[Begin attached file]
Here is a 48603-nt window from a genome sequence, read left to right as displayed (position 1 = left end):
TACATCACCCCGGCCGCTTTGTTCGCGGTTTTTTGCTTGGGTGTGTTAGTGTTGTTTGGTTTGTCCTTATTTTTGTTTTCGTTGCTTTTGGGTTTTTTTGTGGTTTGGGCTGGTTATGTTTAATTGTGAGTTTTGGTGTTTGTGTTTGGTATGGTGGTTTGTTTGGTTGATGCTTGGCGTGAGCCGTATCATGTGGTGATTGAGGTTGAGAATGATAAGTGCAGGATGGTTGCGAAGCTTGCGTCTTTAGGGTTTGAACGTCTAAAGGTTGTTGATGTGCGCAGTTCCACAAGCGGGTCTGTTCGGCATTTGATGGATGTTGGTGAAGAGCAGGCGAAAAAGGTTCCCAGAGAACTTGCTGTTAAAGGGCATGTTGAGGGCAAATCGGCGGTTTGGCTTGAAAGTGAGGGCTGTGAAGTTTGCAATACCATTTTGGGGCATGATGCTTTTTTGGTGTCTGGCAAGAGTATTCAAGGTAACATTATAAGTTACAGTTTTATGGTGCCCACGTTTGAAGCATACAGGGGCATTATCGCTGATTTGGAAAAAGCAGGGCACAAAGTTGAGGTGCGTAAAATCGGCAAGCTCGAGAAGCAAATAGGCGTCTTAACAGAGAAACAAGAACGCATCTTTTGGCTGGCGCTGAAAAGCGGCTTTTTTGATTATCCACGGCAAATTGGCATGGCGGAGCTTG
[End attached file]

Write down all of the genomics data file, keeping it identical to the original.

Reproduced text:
Here is a 48603-nt window from a genome sequence, read left to right as displayed (position 1 = left end):
TACATCACCCCGGCCGCTTTGTTCGCGGTTTTTTGCTTGGGTGTGTTAGTGTTGTTTGGTTTGTCCTTATTTTTGTTTTCGTTGCTTTTGGGTTTTTTTGTGGTTTGGGCTGGTTATGTTTAATTGTGAGTTTTGGTGTTTGTGTTTGGTATGGTGGTTTGTTTGGTTGATGCTTGGCGTGAGCCGTATCATGTGGTGATTGAGGTTGAGAATGATAAGTGCAGGATGGTTGCGAAGCTTGCGTCTTTAGGGTTTGAACGTCTAAAGGTTGTTGATGTGCGCAGTTCCACAAGCGGGTCTGTTCGGCATTTGATGGATGTTGGTGAAGAGCAGGCGAAAAAGGTTCCCAGAGAACTTGCTGTTAAAGGGCATGTTGAGGGCAAATCGGCGGTTTGGCTTGAAAGTGAGGGCTGTGAAGTTTGCAATACCATTTTGGGGCATGATGCTTTTTTGGTGTCTGGCAAGAGTATTCAAGGTAACATTATAAGTTACAGTTTTATGGTGCCCACGTTTGAAGCATACAGGGGCATTATCGCTGATTTGGAAAAAGCAGGGCACAAAGTTGAGGTGCGTAAAATCGGCAAGCTCGAGAAGCAAATAGGCGTCTTAACAGAGAAACAAGAACGCATCTTTTGGCTGGCGCTGAAAAGCGGCTTTTTTGATTATCCACGGCAAATTGGCATGGCGGAGCTTG